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Cleaning Wood Decks with Bleach

cleaning-wood-decks-with-bleach

For years, homeowners have been cleaning their wooded decks with chlorine bleach. Not only is it a smelly and difficult job, it turns out that using chlorine bleach on your deck is extremely damaging and dangerous. Perhaps worst of all, it is not even effective at removing mold and mildew – which is the very thing many homeowners are trying to accomplish with this project.

Don’t Use Chlorine Bleach

The corrosive effects of chlorine bleach on wood decks are cumulative and are more numerous than you might imagine. Not only does chlorine bleach break down wood fibers and alter the color of wood, it also corrodes metal fasteners – including the screws and nails holding your deck together. A University of Oregon Department of Wood Science study concluded that chlorine bleach doesn’t kill mold on wood anyway. Combine the knowledge of chlorine bleach’s ineffectiveness and corrosive characteristics with the fact that it is poisonous to plants (like the trees and flowers around your deck) and animals (like your pets and any wildlife that frequents your yard), and chlorine bleach quickly becomes a dangerous chemical to avoid when caring for your wood deck.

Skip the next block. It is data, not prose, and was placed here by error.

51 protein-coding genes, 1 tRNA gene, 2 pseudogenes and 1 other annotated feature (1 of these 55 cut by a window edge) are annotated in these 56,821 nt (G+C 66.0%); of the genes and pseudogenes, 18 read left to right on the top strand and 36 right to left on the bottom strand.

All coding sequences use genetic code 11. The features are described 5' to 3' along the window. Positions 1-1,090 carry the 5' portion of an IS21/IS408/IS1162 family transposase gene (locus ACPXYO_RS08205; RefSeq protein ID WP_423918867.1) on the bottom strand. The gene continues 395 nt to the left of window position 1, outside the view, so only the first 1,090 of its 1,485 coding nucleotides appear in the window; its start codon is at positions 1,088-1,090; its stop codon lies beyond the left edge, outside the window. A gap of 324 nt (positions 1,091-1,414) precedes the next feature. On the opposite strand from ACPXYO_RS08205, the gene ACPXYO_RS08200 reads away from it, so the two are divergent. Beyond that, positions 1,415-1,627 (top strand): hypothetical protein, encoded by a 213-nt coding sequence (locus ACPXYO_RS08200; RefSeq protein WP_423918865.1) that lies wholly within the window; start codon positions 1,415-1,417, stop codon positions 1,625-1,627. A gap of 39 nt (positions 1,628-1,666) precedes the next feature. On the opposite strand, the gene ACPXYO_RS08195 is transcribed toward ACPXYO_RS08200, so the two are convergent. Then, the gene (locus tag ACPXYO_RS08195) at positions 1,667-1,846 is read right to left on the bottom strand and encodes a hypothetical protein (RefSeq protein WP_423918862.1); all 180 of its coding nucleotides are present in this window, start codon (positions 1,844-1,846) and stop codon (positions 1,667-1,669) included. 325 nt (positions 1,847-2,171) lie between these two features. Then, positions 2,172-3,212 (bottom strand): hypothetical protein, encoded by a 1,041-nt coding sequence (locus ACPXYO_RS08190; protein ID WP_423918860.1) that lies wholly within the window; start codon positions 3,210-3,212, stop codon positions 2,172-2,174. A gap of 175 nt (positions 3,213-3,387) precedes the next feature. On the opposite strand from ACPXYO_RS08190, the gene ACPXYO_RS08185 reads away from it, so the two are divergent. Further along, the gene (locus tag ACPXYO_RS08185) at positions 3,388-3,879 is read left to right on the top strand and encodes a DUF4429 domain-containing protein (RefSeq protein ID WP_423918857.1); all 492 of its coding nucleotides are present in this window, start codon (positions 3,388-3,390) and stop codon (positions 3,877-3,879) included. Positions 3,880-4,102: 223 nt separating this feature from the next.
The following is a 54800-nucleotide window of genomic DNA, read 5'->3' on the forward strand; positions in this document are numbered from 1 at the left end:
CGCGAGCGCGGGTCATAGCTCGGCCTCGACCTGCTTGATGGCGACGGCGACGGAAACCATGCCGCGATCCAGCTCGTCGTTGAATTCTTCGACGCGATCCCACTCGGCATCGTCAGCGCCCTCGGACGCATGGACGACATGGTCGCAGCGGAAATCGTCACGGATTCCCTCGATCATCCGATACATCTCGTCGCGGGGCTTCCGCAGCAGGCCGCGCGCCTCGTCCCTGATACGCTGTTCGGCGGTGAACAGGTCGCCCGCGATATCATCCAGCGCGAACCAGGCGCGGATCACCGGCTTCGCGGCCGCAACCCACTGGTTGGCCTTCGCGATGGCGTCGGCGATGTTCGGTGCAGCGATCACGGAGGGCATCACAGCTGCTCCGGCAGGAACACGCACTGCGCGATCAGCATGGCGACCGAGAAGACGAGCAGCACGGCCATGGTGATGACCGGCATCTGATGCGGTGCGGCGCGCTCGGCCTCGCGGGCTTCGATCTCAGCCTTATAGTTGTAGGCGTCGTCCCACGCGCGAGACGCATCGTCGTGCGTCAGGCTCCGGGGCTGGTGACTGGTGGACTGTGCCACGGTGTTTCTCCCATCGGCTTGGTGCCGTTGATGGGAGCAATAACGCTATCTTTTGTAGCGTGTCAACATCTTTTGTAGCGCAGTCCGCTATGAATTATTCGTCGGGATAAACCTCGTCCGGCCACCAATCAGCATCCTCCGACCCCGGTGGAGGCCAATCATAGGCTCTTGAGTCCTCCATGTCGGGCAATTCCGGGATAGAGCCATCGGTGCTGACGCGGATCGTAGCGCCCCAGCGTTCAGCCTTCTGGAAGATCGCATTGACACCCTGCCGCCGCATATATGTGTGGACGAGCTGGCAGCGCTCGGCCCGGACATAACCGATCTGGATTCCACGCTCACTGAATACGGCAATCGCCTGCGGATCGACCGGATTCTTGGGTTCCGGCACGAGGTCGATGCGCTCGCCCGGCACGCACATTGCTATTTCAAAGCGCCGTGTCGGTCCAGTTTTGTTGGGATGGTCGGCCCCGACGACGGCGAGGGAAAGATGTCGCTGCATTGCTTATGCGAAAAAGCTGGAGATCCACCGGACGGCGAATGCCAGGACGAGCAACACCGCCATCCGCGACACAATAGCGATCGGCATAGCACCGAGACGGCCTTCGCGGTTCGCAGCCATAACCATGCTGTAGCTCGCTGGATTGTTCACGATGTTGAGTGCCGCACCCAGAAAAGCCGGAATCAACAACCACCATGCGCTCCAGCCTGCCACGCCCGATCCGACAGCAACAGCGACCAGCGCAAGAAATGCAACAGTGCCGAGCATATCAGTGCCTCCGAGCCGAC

Oxygen Bleach is Safe and Effective

A safer and more effective alternative is oxygen bleach. Oxygen bleach contains sodium percarbonate which reacts with water to form hydrogen peroxide. Sodium percarbonate is non-toxic and biodegradable, and is an excellent cleaner and stain remover. You may already be using oxygen bleach in your laundry. Thanks to the recent popularity of using this product for various household tasks, many brands of oxygen bleach are widely available in a range of prices.

How to Use Oxygen Bleach to Clean a Wood Deck

After you’ve removed all furniture, plants, toys, and accessories from your deck, dissolve the oxygen bleach powder into warm water according to the product’s instructions. Working in small sections (approximately 4 feet by 4 feet), pour this solution onto your deck and allow it to sit for about five minutes. Then use a brush to scrub the area thoroughly. Finally, rinse with clear water before moving on to the next section to be cleaned. Following these steps will leave you with a clean, bright deck which is ready to receive whatever sealer or paint you choose.

 

Resources

“Deck Cleaning / Use Oxygen Bleach – Avoid Damage.” Ask the Builder – The Home Improvement Resource. N.p., n.d. Web. 31 Mar. 2010. http://www.askthebuilder.com/B378_Deck_Wood_Cleaning_Use_Oxygen_Bleach_-_Avoid_Damage.shtml.

“Focus on Forestry – College of Forestry, Oregon State University.” Home page for the College of Forestry, Oregon State University. N.p., n.d. Web. 31 Mar. 2010. http://www.cof.orst.edu/service/alumni/focus_fall03/wse.htm.

“Routine Deck Maintenance – Deck, Deck, Porch & Patio.” Home Improvement – DIY – Home Remodeling | BobVila.com. N.p., n.d. Web. 26 Aug. 2010. http://www.bobvila.com/HowTo_Library/Routine_Deck_Maintenance-Subject_Deck_Porch_and_Patio_Deck-A2719.html.

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